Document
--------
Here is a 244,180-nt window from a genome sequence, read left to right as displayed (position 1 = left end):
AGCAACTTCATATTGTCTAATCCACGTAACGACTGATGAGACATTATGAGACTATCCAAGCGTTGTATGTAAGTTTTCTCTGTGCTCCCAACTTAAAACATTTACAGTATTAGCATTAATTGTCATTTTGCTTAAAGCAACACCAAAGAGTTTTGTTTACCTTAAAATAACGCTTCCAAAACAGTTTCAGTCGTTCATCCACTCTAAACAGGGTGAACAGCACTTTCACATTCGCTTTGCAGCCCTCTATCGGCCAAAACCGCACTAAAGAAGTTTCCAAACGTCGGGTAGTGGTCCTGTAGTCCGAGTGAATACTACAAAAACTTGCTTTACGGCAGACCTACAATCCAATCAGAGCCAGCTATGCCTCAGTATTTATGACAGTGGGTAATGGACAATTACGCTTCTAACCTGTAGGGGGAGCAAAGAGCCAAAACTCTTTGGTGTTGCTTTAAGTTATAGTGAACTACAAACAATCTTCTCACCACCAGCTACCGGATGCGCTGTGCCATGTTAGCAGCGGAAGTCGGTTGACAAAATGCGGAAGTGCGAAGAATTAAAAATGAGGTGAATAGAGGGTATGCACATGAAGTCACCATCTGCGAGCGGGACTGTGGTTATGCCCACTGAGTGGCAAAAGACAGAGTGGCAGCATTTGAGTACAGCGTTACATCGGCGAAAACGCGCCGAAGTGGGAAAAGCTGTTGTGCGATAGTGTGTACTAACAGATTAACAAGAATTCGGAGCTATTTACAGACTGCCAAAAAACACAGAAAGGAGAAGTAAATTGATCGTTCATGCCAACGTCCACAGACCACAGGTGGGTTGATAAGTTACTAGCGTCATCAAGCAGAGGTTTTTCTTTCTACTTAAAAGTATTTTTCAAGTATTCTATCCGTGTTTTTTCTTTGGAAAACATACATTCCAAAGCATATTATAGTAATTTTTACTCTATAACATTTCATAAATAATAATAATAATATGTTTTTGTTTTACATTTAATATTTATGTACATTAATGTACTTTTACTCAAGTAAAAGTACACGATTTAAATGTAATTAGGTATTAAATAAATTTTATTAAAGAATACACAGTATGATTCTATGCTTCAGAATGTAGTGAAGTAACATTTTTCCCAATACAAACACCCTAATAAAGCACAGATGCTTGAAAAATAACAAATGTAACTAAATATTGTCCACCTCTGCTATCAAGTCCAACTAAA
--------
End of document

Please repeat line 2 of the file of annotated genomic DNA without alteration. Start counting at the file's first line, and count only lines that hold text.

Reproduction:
AGCAACTTCATATTGTCTAATCCACGTAACGACTGATGAGACATTATGAGACTATCCAAGCGTTGTATGTAAGTTTTCTCTGTGCTCCCAACTTAAAACATTTACAGTATTAGCATTAATTGTCATTTTGCTTAAAGCAACACCAAAGAGTTTTGTTTACCTTAAAATAACGCTTCCAAAACAGTTTCAGTCGTTCATCCACTCTAAACAGGGTGAACAGCACTTTCACATTCGCTTTGCAGCCCTCTATCGGCCAAAACCGCACTAAAGAAGTTTCCAAACGTCGGGTAGTGGTCCTGTAGTCCGAGTGAATACTACAAAAACTTGCTTTACGGCAGACCTACAATCCAATCAGAGCCAGCTATGCCTCAGTATTTATGACAGTGGGTAATGGACAATTACGCTTCTAACCTGTAGGGGGAGCAAAGAGCCAAAACTCTTTGGTGTTGCTTTAAGTTATAGTGAACTACAAACAATCTTCTCACCACCAGCTACCGGATGCGCTGTGCCATGTTAGCAGCGGAAGTCGGTTGACAAAATGCGGAAGTGCGAAGAATTAAAAATGAGGTGAATAGAGGGTATGCACATGAAGTCACCATCTGCGAGCGGGACTGTGGTTATGCCCACTGAGTGGCAAAAGACAGAGTGGCAGCATTTGAGTACAGCGTTACATCGGCGAAAACGCGCCGAAGTGGGAAAAGCTGTTGTGCGATAGTGTGTACTAACAGATTAACAAGAATTCGGAGCTATTTACAGACTGCCAAAAAACACAGAAAGGAGAAGTAAATTGATCGTTCATGCCAACGTCCACAGACCACAGGTGGGTTGATAAGTTACTAGCGTCATCAAGCAGAGGTTTTTCTTTCTACTTAAAAGTATTTTTCAAGTATTCTATCCGTGTTTTTTCTTTGGAAAACATACATTCCAAAGCATATTATAGTAATTTTTACTCTATAACATTTCATAAATAATAATAATAATATGTTTTTGTTTTACATTTAATATTTATGTACATTAATGTACTTTTACTCAAGTAAAAGTACACGATTTAAATGTAATTAGGTATTAAATAAATTTTATTAAAGAATACACAGTATGATTCTATGCTTCAGAATGTAGTGAAGTAACATTTTTCCCAATACAAACACCCTAATAAAGCACAGATGCTTGAAAAATAACAAATGTAACTAAATATTGTCCACCTCTGCTATCAAGTCCAACTAAA